Three Words: An anthology of Aotearoa/NZ women’s comics. Edited by Rae Joyce, Sarah Laing and Indira Neville, Auckland: Beatnik
Three Words is a book that started as a protest but ended as a manifest victory. That might sound a little verbose, but there is nothing like a complaint against lack of representation shown to be so colourfully, vibrantly, expressively, empirically true! We know that women remain underrepresented, but to be given such evidence is both chastening and heartening. This book was conceived when an earlier anthology of Aotearoa/NZ comics failed to do justice to the history and contemporary abundance of women’s creativity, but what is so exciting about this book is that the editors could have made it larger or set back the cut off day for submissions because more and more high quality work kept coming their way. This anthology, then, is the sum of what they collected within a specific time frame, which means there is even more out there.
As soon as I found out about the project I looked forward to seeing the result. As the publication date came closer I anticipated doing a review. When it arrived, a quick flick through these amazing pages confirmed that I really ought to write something about it. But when I sat down and actually read it I began to think a review would be impossible because I wanted to say something about the first cartoonist, and I wanted to talk about the second cartoonist. The third was definitely worth a few words, as was the fourth. Oh my god, I’ll have to include the fifth. And the sixth And the SEVENTH! Anyway, you can see where this is going. So, given there is nothing in this book that I would pass over, I’ll have to take a different approach.
One aspect I especially like about this book is the sense it is a collective project. It is not simple an anthology that brings together individual cartoonists that have been overlooked by the NZ comics mainstream, it feels like a joint project that extends beyond the pages. This effect was created from an approach to constructing the book that lead to its title. Each contributor was asked to send three words (Phenomena // Unbalance // Wilderness, or Lily // Writing // River) to another contributor around which they would create a comic strip to be included alongside their biographical information that introduced 3 pages (separate or continuous) that were representative of their past or present work. This is a fantastic approach as it ensures all the contributors are speaking with each other; it adds to the “liveness” or event-like quality of the book; and the words act like sutures or stitches that tie and weave all the different contributions together. The book consequently has a textile quality. It becomes a tapestry.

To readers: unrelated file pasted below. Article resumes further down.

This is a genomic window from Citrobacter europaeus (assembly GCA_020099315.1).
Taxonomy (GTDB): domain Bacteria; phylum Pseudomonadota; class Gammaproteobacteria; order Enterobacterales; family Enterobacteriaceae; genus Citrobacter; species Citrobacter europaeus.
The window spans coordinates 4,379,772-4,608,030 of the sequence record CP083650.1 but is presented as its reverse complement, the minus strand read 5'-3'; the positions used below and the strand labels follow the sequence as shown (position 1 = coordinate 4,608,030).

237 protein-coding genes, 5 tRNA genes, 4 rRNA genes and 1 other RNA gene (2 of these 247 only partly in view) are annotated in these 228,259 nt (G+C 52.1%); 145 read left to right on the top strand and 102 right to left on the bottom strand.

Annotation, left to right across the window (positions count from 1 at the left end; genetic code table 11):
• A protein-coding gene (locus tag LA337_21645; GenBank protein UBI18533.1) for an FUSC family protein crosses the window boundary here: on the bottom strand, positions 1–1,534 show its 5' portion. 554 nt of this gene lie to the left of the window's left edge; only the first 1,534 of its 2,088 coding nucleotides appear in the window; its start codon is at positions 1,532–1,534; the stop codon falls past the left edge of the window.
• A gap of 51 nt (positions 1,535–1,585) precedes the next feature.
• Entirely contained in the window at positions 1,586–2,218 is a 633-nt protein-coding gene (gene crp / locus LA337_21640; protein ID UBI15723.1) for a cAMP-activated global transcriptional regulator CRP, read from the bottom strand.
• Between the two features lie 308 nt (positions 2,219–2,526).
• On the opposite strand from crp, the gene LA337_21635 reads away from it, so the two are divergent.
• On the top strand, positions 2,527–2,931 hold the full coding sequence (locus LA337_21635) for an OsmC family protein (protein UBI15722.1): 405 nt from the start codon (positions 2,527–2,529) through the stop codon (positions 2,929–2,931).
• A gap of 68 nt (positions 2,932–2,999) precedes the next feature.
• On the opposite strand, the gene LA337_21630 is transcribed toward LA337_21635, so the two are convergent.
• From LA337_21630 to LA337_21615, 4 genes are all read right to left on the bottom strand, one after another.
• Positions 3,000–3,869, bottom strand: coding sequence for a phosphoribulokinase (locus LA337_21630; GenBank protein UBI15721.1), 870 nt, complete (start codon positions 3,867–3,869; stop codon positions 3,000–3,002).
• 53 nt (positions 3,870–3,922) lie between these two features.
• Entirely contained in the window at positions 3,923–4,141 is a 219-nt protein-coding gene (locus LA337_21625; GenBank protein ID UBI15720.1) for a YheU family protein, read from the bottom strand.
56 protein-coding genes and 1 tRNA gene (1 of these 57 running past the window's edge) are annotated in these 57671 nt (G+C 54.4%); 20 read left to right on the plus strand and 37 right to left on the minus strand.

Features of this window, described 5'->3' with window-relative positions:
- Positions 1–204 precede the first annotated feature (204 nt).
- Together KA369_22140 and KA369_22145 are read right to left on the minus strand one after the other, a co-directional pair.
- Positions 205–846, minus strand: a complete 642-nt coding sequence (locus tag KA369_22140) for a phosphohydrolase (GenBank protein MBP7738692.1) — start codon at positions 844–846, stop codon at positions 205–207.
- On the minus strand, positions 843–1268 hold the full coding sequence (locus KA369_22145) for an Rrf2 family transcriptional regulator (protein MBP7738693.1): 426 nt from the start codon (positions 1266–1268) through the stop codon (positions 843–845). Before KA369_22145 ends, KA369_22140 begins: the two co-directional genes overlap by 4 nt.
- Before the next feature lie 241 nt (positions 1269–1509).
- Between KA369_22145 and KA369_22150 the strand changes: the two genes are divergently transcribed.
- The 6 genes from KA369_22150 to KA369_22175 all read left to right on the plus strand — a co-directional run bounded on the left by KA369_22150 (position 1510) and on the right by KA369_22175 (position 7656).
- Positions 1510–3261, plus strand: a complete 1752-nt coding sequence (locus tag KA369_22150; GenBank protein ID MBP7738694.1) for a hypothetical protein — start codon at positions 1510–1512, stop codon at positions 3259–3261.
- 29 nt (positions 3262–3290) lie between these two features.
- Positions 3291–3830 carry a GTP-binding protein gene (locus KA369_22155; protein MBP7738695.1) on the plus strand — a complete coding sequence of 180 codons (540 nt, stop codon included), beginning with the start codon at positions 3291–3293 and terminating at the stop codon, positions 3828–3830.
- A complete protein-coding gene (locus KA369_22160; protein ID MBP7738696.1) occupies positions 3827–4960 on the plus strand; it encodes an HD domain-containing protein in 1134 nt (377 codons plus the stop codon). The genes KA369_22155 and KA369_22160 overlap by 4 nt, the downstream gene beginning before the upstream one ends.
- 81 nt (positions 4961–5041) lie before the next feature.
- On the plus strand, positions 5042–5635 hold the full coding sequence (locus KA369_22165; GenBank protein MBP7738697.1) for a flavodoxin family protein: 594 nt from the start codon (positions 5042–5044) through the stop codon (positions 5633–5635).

Although the book is a wonderful example of what happens when women speak and act together it also transcends identity politics. Yes, this is a book by and about women, but to treat it as such also does the book a great disservice because this is also–I would even say primarily–a book about comics. It is a book about what comics are and what they can be. It is testimony to an incredibly plastic medium that relies on the co-presence of images (which also includes words because every word in a comic has a pictorial function whether or not it is explicitly acknowledged) to create poems, stories, statements, patterns, and a myriad of visual affects. So while this is an anthology of Aotearoa/NZ women’s comics it is also a book that introduces the medium and at the same time interrogates its boundaries and limits. It is therefore an excellent book for teaching comics and for trying to get students to think about a range of theories that seek to define what comics are. What I’m saying is that this book shouldn’t be listed under gender, but comics. If you teach comics, as I do, it shouldn’t appear on the reading list for the week or two when identity politics or gender are discussed, it should be in the list of general introductory material to the genre.
Ultimately, this book is about police work. The detective side of that doesn’t appear to have been all that difficult. All editorial work is onerous, but finding the creators doesn’t appear to have been all that difficult. The book is clearly overflowing with talent. The constabulary aspect is much more interesting, though, because the book clearly demonstrates how the good order of an area of comics creativity is maintained. That good order is produced by moving the unwanted material to the margins and ensuring those margins don’t interrupt the peace of the kingdom (sorry, I’m getting carried away with the metaphors, but the comics police are laughable). The book shows how this police function works both in terms of gender and genre. The book breaks with this order and introduces a little bit of liberatory disruption, but the police ought not be worried, because, in truth, there is absolutely nothing in this book that doesn’t deserve its place.
Three Words is available from Beatnik. You get a lot of book for $50!
Work shown is by Suzanne Claessen, Jessica Dew, Emma Blackett, Miranda Burton, Judy Darragh, Pritika Lal, Sally Bollinger, and Raewyn Alexander